I think, however, you reveal both your humanity, and the source of your misunderstanding, when you say you are arguing for an ‘ethically sensitive account’ of human nature. If I might say, John, one thing I have been impressed by during our exchange is how you have consistently championed a compassionate approach to human suffering. But ethics relates to how we apply knowledge, not the knowledge itself. To say that some sorts of knowledge are ‘ethical’ is a category error and there is no ‘ethically correct’ theory of human nature, only those that are better supported by evidence than others. Ethics enters the picture when we attempt to translate our understanding into action.

Compassion lies not in our tools, but in our actions and objectives. Theories, evidence, science, humanities, fMRI, grounded theory, blood tests, twin studies, art, matrix algebra, clinical experience, neuropsychological tests, statistics, lived and shared experience, are all tools – ways for us to understand ourselves – for which humanity should be our common aim. This is the 21st century in which I want to live, and in which I hope we can work together to alleviate distress and disability.

- Vaughan Bell

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Calton, T., Cheetham, A., D'Silva, K. & Glazebrook, C. (2009). International schizophrenia research and the concept of patient-centredness – an analysis over two decades. International Journal of Social Psychiatry, 55(2), 157–169.
Cromby, J., Harper, D. & Reavey, P. (2013). Psychology, mental health and distress. London: Palgrave.
Department of Health (2003). Mainstreaming gender and women's mental health: Implementation guidance. Retrieved 11 August 2011.
Gazzaniga, M.S. (2000). The mind’s past. Berkeley, CA: University of California Press.
Harré, R. (2002). Cognitive science: A philosophical introduction. London: Sage.
King, M., Coker, E., Leavey, A. et al. (1994). Incidence of psychotic illness in London: Comparison of ethnic groups. British Medical Journal, 309, 1115–1119.
Lee, S. (2001). Fat phobia in anorexia: Whose obsession is it? In M. Nasser, M.A. Katzman & R A. Gordon (Eds.) Eating disorders and cultures in transition. London: Routledge.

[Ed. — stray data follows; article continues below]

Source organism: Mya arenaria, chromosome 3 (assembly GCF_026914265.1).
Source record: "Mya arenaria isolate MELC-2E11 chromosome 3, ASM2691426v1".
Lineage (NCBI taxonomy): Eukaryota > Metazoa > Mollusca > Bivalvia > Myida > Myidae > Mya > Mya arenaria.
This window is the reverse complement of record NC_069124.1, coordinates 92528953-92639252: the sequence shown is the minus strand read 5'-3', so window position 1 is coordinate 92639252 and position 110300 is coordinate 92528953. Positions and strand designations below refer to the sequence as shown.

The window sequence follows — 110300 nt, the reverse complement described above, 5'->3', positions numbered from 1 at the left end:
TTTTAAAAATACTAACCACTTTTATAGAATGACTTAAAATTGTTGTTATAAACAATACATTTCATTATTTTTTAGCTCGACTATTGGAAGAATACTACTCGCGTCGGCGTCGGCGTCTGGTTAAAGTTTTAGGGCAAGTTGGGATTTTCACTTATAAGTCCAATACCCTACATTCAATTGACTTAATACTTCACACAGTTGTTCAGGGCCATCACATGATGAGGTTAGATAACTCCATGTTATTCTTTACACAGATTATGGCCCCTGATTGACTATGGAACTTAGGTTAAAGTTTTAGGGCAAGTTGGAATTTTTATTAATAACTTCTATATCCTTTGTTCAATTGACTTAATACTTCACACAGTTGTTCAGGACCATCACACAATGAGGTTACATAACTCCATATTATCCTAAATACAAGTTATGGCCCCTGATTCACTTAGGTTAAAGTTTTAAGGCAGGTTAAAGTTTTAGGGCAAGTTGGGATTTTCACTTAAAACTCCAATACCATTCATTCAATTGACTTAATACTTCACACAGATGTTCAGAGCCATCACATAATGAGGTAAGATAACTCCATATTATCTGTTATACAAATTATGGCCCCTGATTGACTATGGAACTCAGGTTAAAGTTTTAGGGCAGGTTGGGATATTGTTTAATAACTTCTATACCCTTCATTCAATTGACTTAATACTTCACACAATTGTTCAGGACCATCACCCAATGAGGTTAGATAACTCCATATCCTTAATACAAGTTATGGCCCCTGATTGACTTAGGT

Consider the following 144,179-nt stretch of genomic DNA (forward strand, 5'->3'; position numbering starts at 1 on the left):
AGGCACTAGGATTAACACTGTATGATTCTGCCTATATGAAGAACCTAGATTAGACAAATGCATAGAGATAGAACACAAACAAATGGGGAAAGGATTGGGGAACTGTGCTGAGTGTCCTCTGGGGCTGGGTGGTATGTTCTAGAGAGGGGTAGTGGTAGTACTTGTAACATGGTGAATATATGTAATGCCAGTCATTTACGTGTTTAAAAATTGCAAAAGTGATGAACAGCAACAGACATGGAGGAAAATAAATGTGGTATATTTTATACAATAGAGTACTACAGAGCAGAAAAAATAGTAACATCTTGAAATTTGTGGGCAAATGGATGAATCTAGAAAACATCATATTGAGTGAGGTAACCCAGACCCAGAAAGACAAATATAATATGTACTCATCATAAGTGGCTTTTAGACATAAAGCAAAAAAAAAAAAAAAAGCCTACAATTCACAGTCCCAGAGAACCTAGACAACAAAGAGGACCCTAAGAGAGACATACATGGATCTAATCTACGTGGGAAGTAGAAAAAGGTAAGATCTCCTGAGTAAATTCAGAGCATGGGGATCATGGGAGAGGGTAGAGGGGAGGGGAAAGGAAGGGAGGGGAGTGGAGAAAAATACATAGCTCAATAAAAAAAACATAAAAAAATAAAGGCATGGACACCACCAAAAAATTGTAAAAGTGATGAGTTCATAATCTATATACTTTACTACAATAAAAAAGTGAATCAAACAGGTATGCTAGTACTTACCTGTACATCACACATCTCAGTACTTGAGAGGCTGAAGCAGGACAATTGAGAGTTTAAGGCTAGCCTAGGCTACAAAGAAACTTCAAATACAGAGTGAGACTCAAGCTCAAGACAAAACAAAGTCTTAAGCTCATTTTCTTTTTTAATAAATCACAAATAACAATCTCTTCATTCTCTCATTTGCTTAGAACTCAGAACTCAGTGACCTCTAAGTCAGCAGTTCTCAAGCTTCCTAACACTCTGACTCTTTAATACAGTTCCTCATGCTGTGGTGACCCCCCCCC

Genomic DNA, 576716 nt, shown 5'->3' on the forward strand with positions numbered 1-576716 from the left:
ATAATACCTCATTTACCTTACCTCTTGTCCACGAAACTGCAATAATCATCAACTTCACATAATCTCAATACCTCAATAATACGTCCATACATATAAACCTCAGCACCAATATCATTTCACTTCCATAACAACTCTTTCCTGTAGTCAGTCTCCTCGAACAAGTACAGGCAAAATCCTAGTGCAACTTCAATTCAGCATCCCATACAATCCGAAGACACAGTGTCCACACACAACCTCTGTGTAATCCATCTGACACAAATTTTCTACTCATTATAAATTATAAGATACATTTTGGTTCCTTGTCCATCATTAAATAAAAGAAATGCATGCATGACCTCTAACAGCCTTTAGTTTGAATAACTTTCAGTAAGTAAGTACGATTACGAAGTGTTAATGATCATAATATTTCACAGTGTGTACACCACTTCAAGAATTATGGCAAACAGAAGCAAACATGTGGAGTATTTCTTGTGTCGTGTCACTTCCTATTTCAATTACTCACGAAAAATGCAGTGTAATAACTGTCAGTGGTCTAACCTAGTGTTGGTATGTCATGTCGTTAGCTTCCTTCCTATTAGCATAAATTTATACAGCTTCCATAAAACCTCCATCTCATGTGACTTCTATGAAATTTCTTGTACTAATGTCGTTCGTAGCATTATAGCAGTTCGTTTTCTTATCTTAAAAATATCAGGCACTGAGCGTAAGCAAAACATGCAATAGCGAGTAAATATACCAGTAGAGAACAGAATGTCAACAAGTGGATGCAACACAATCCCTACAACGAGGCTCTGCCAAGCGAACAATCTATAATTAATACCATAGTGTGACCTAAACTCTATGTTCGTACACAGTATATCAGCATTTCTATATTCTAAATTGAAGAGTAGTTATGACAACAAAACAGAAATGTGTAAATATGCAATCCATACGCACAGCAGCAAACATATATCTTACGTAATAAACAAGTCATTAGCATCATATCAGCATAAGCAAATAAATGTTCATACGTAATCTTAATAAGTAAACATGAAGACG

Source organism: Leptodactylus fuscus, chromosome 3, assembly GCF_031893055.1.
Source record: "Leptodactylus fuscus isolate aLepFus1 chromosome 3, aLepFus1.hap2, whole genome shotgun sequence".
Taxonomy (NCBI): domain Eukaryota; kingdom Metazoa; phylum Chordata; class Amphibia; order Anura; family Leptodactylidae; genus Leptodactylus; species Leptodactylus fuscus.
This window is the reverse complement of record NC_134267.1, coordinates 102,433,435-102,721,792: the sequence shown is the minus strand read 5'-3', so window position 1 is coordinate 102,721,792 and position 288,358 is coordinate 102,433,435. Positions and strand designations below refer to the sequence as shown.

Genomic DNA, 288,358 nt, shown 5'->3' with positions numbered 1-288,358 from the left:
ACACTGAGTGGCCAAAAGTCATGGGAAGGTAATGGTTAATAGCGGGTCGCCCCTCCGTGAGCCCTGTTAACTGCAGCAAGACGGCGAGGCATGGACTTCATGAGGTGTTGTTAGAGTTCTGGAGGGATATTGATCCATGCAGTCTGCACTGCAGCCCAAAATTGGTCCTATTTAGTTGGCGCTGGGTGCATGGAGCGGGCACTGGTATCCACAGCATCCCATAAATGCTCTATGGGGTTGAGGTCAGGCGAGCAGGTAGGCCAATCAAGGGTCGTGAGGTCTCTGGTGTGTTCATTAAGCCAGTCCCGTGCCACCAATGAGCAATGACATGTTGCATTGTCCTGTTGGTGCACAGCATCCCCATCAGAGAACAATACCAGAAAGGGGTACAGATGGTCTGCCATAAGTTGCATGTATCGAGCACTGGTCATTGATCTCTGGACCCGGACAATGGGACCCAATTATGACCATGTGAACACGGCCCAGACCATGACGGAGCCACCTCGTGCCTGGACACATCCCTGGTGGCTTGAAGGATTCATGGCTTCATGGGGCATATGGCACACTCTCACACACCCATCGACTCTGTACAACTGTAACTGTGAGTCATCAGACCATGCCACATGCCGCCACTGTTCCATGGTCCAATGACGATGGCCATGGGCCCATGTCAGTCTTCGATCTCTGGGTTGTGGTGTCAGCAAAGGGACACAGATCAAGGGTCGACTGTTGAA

Melzer, D., Fryers, T. & Jenkins, R. (2004). Social inequalities and the distribution of the common mental disorders. Hove: Psychology Press.
Newton, T. (2007). Nature and sociology. London: Routledge.
Read, J., Fosse, R., Moskowitz, A. & Perry, B. (2014). The traumagenic neurodevelopmental model of psychosis revisited. Neuropsychiatry, 4(1), 65–79.
Read, J., van Os, J., Morrison, A.P. & Ross, C.A. (2005). Childhood trauma, psychosis and schizophrenia: A literature review with theoretical and clinical implications. Acta Psychiatrica Scandinavica, 112, 330–350.
Rose, S. (1997). Lifelines: Life beyond the gene. Oxford: Oxford University Press.
Tienari, P. (1991). Interaction between genetic vulnerability and family environment: The Finnish adoptive family study of schizophrenia. Acta Psychiatrica Scandinavica, 84(5), 460–465.


Let the debate continue

To share your views on this topic, e-mail your letters to [email protected] or go to our new website – – to comment at the bottom of this debate.

Each month, on the inside front cover of this publication, we state that The Psychologist ‘provides a forum for communication, discussion and controversy among all members of the Society’. But does it?

Yes, we have our ‘Letters’ pages each month, and the occasional ‘Opinion’ piece (all collected on our new website at But the ‘head to head’ debate you have just read is our first for more than 12 years. And it’s not for want of trying… during that time I have repeatedly invited psychologists and non-psychologists, members and non-members, to take each other on in print. People don’t seem to like doing it, so credit to John and Vaughan for agreeing to this one.